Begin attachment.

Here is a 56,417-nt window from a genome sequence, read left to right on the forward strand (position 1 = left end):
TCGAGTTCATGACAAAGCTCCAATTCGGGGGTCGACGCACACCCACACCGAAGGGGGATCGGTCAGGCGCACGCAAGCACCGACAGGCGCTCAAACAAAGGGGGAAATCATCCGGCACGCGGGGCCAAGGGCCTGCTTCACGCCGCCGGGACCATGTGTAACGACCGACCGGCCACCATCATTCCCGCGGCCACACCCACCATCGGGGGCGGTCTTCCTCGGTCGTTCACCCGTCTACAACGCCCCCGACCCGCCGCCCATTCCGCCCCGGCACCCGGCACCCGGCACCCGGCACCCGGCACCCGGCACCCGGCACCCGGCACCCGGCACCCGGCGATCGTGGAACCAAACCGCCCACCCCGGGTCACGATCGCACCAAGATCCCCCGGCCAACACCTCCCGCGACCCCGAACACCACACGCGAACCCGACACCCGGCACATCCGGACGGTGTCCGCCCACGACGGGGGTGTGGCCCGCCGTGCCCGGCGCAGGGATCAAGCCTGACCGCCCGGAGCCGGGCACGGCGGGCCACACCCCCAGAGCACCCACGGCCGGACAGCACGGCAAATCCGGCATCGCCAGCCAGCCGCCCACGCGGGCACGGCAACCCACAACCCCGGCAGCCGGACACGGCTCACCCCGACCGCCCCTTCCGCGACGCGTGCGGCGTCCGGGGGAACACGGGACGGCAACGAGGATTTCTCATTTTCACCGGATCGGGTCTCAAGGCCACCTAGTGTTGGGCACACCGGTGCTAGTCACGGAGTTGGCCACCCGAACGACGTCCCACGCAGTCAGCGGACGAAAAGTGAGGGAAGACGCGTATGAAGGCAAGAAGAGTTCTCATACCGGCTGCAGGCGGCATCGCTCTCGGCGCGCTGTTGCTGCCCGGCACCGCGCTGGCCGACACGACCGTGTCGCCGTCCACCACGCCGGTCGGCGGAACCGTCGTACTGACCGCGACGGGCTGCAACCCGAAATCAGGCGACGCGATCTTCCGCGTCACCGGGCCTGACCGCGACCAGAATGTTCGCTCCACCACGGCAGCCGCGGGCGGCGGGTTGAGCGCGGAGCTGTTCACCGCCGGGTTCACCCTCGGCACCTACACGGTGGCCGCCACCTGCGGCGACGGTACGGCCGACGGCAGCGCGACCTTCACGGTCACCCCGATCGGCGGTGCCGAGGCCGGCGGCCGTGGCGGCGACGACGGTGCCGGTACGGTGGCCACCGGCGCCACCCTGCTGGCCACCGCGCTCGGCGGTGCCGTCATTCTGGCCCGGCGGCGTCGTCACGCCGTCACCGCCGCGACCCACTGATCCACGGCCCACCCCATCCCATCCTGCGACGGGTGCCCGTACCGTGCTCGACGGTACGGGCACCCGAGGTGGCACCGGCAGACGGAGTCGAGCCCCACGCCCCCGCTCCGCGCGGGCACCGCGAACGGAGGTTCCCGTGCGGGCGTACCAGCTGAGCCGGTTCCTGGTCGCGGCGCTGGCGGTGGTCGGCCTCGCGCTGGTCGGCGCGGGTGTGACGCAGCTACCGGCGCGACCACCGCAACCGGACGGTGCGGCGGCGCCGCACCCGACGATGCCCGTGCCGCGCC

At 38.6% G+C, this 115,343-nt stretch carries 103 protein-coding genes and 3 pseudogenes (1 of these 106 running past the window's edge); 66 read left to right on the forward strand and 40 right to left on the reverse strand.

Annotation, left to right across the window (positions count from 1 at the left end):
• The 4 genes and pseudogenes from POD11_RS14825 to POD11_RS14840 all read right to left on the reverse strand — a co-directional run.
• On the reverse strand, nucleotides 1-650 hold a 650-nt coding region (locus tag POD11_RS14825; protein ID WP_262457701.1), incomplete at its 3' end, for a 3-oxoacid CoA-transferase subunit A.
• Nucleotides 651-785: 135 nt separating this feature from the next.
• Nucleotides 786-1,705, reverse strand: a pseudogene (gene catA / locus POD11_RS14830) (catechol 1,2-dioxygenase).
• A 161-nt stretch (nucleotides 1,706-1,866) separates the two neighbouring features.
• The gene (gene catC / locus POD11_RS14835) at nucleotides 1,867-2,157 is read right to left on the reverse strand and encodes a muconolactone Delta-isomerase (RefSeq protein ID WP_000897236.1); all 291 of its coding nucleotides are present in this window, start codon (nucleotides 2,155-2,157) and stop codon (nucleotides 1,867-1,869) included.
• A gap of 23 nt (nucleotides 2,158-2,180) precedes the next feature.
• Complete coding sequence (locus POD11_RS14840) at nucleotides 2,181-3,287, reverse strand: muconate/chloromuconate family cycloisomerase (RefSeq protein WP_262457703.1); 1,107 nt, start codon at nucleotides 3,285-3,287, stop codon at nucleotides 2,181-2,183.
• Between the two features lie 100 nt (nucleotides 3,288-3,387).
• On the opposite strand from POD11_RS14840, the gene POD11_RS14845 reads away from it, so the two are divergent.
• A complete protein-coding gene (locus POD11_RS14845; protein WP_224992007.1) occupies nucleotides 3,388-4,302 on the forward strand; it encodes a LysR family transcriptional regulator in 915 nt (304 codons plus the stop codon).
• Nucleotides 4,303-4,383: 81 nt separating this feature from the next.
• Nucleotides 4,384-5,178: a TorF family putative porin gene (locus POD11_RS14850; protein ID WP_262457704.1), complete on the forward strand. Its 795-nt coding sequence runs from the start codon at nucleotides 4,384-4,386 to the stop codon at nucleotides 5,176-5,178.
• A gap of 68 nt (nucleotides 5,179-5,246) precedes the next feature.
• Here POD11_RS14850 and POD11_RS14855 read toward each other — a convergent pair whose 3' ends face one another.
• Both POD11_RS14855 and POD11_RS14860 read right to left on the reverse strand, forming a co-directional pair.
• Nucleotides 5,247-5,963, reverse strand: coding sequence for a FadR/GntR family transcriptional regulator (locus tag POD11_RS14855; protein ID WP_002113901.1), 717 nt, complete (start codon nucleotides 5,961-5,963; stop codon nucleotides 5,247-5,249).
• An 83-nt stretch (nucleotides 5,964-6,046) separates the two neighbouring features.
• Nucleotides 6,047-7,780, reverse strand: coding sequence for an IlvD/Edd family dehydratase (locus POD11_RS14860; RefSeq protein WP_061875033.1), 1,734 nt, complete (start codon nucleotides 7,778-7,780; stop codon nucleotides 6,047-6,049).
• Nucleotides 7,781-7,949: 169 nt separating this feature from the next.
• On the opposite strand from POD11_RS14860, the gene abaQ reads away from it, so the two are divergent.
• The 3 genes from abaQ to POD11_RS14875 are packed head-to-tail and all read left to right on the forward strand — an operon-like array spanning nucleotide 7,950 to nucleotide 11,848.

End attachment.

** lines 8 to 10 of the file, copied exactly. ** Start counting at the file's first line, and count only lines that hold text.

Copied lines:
• Nucleotides 786-1,705, reverse strand: a pseudogene (gene catA / locus POD11_RS14830) (catechol 1,2-dioxygenase).
• A 161-nt stretch (nucleotides 1,706-1,866) separates the two neighbouring features.
• The gene (gene catC / locus POD11_RS14835) at nucleotides 1,867-2,157 is read right to left on the reverse strand and encodes a muconolactone Delta-isomerase (RefSeq protein ID WP_000897236.1); all 291 of its coding nucleotides are present in this window, start codon (nucleotides 2,155-2,157) and stop codon (nucleotides 1,867-1,869) included.